Bittersweet: The Galaxy Nexus, Android 4.0 And The Growing Gap Between Native And 3rd Party Software.

  • January 31, 2012 6:56 am

The Galaxy Nexus officially ushered in a new era for Android. Some would say, and rightfully so, that Android 4.0 is “what Android 1.0 should have been”. That statement has been echoed at least a couple of times now with the major 2.x and 3.x releases, signaling that despite constant updates and attention, Google’s love child OS still had a ways to go. But Android 4.0 Ice Cream Sandwich is more feature complete, polished, and overall more cohesive than anything else Google has ever put out under the Android brand name.

Add to that the Galaxy Nexus hardware — it isn’t the highest end product on the market. But what it does have is a tight connection between hardware and software as well as an open channel to Google for future, unhindered updates. To the biggest Android enthusiasts, that is the best feature.

You could consider myself a late bloomer when it comes to the Galaxy Nexus. A series of unfortunate events and one massive tech trade show got in the way. But it’s here. I’m ready. Let’s get to it.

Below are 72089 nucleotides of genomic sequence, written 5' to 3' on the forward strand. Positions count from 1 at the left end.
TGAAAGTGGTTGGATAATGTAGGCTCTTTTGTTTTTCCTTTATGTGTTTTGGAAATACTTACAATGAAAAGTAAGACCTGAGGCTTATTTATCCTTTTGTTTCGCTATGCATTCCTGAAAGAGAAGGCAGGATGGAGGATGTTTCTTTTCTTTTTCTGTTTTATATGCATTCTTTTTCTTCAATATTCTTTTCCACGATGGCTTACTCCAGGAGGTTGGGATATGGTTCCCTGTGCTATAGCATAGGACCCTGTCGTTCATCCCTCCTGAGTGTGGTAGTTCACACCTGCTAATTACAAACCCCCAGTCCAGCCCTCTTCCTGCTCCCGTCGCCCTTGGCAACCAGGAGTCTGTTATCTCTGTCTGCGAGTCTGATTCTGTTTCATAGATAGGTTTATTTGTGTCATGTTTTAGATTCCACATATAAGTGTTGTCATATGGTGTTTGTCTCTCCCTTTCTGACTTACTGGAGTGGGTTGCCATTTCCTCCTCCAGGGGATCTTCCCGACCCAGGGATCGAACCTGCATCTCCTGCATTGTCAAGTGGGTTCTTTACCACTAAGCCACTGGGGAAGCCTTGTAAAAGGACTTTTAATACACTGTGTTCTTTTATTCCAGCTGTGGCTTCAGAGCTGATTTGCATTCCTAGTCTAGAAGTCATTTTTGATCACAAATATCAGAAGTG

Because we’re so late in getting our Galaxy Nexus, a normal review would simply be pointless at this stage of the game. No one would read it. Instead, I’m going to give you a no bullshit assessment of the Android equivalent of the “Jesus Phone”.


When specs for the Galaxy Nexus first leaked, the 4.65″ 1280 x 720 display stole the show. The dual-core processor, memory, general design and pretty much everything else paled in comparison to that magical resolution. And despite continuing controversy over the actual display tech used (tip: it’s PenTile), the fact of the matter is that until the most recent non-PenTile 720p displays, the Galaxy Nexus was as good as it got. Hell, even compared to the newest phones that have ditched PenTile displays, the Nexus is still a sight to behold.

Of course, the display is the GN’s greatest strength and weakness. I’m not shy in admitting that I have small hands, hands that find navigating across the vast expanses of the Galaxy Nexus’ gargantuan display a chore. Don’t get me wrong, movies, games, and other scenarios in which simply gazing at the display are warranted are amazing. Actually using it, for example, to write a post on the go, is a cluster fuck of shifting the phone up/down and back and forth to constantly hit the corners and everything in between. It’s seriously work to use the Galaxy Nexus as a workhorse device.